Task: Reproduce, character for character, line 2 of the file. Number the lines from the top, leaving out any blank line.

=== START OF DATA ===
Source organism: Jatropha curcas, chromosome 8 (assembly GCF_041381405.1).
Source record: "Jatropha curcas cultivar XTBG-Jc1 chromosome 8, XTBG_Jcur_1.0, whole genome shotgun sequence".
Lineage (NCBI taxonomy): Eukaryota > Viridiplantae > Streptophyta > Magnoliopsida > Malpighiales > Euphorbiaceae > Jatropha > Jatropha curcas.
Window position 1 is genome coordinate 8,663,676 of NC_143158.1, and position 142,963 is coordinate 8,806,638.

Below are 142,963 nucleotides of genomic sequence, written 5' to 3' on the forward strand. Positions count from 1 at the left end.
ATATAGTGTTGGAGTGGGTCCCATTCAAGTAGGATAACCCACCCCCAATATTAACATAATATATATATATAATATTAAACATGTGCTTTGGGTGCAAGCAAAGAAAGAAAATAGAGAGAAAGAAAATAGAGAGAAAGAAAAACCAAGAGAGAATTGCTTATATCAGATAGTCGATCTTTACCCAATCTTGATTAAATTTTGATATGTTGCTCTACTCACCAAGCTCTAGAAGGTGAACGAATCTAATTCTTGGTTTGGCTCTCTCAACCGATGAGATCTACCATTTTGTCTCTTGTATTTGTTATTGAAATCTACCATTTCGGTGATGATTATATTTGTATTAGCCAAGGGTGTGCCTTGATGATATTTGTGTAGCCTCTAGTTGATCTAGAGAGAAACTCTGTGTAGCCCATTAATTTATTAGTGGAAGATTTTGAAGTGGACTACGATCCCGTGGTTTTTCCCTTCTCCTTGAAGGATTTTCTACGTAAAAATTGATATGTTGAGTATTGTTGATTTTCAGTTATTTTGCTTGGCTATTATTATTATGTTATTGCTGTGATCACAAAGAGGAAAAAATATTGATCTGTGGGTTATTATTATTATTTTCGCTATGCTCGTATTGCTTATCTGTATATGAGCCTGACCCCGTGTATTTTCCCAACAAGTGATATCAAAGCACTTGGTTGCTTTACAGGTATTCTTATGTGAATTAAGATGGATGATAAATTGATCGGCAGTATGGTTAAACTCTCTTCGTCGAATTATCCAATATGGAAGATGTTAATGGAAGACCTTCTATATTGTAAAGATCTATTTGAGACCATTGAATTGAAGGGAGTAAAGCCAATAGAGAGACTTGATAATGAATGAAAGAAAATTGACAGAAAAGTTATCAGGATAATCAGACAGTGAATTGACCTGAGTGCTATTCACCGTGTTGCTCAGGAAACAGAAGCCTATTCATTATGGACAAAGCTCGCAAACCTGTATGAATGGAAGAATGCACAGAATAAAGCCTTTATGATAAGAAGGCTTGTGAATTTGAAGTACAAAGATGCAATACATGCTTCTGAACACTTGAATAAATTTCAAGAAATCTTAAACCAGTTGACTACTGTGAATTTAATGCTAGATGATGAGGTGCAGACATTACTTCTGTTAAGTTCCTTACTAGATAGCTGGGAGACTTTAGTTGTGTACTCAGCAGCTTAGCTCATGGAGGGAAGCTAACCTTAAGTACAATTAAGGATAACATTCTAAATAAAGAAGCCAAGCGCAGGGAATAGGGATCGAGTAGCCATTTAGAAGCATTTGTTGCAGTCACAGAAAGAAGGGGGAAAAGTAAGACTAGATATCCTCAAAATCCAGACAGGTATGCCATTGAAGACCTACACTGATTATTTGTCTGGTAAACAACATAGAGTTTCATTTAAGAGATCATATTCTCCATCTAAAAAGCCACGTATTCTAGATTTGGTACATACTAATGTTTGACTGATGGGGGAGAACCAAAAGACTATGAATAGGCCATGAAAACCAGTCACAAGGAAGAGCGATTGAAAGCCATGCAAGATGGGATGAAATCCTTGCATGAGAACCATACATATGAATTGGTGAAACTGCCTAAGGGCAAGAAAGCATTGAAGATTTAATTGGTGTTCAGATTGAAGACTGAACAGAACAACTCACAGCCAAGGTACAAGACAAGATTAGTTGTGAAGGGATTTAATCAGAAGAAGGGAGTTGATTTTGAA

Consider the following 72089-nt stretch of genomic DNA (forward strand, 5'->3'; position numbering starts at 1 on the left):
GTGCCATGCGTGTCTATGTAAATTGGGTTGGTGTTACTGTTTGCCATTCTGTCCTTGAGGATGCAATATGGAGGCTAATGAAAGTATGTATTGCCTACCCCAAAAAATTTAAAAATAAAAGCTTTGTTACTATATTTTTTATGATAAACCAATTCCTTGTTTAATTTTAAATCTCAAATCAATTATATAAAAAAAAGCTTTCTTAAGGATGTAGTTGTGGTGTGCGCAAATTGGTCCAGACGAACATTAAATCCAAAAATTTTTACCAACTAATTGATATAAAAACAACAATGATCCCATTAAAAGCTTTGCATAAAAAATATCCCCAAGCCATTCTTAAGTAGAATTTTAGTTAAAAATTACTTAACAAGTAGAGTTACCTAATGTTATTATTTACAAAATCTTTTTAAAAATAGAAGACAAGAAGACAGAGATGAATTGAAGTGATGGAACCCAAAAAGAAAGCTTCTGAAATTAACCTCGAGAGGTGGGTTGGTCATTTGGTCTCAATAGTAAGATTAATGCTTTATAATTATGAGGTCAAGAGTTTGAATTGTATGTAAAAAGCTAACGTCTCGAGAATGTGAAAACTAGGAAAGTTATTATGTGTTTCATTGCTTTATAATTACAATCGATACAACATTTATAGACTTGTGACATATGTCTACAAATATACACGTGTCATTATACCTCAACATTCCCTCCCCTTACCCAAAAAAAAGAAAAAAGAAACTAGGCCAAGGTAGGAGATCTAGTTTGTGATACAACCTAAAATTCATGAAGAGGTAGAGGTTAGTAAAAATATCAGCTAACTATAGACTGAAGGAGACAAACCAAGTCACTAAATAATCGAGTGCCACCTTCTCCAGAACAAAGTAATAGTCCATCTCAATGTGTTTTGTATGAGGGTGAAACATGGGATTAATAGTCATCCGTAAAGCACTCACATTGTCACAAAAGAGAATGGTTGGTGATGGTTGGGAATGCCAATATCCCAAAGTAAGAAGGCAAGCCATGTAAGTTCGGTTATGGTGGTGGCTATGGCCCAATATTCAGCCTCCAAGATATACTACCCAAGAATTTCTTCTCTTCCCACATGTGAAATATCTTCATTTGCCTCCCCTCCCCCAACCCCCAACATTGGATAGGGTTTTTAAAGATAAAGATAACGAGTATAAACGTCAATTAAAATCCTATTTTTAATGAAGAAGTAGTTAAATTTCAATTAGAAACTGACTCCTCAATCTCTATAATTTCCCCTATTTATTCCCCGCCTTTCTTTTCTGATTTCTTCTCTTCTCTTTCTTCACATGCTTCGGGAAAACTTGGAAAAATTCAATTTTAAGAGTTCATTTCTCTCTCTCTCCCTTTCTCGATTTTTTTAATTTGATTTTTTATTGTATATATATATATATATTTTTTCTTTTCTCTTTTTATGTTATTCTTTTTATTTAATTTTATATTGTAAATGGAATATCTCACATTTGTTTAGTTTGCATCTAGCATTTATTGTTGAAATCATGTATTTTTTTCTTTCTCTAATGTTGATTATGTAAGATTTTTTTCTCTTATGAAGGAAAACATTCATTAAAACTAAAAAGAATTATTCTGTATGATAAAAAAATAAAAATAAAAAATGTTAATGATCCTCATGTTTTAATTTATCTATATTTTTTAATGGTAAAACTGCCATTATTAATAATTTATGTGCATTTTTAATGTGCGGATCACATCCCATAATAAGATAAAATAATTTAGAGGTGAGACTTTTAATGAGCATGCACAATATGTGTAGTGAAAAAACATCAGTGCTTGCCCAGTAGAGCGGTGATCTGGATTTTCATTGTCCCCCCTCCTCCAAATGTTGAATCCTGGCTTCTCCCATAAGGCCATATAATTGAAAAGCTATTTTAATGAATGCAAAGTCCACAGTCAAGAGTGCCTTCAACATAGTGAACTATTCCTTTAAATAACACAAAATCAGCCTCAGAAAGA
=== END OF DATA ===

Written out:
Source record: "Jatropha curcas cultivar XTBG-Jc1 chromosome 8, XTBG_Jcur_1.0, whole genome shotgun sequence".